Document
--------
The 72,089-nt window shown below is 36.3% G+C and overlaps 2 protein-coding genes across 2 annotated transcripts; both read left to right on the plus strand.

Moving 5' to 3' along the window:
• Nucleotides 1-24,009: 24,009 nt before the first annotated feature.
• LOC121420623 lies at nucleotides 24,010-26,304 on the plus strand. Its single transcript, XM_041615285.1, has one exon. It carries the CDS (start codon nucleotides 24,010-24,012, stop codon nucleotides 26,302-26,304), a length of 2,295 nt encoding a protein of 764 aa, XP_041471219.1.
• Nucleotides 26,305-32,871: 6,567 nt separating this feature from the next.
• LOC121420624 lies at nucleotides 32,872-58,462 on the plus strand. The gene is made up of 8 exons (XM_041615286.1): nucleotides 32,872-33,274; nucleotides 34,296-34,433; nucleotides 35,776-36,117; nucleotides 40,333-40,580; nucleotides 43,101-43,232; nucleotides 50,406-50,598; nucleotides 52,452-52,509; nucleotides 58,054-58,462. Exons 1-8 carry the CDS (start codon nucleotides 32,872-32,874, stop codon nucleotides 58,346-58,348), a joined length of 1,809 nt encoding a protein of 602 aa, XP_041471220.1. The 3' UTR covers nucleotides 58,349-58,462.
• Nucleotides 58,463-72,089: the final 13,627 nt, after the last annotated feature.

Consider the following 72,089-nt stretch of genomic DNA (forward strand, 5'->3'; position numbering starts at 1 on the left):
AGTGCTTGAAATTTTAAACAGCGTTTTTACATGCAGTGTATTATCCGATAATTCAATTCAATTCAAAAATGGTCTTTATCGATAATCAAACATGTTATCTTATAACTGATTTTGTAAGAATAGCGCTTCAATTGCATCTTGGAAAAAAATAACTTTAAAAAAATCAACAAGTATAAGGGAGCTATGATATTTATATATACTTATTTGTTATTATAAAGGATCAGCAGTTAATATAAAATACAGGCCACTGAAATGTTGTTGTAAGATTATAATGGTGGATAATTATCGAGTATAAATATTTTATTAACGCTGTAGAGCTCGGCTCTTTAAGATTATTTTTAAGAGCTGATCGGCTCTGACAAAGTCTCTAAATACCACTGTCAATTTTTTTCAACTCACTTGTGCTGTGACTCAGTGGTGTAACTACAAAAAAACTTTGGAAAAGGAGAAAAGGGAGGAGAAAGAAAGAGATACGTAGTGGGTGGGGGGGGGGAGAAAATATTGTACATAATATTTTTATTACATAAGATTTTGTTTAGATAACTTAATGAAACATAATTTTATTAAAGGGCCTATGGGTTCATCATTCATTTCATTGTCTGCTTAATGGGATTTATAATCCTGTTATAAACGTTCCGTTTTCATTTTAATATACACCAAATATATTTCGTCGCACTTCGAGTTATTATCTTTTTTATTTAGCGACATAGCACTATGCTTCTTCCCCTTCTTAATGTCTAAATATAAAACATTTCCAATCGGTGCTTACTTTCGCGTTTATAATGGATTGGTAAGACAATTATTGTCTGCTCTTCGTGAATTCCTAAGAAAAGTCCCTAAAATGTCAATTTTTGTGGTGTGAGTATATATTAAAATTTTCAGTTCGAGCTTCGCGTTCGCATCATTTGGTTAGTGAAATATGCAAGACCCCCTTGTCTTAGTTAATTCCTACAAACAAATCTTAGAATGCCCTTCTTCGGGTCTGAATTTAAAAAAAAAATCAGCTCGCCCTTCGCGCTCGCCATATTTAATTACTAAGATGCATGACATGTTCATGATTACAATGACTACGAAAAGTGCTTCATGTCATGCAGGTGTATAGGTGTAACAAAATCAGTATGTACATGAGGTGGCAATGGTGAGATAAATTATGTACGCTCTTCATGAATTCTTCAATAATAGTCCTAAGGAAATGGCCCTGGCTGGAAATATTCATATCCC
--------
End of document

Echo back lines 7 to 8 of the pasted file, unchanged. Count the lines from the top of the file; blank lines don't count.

• Nucleotides 58,463-72,089: the final 13,627 nt, after the last annotated feature.

Consider the following 72,089-nt stretch of genomic DNA (forward strand, 5'->3'; position numbering starts at 1 on the left):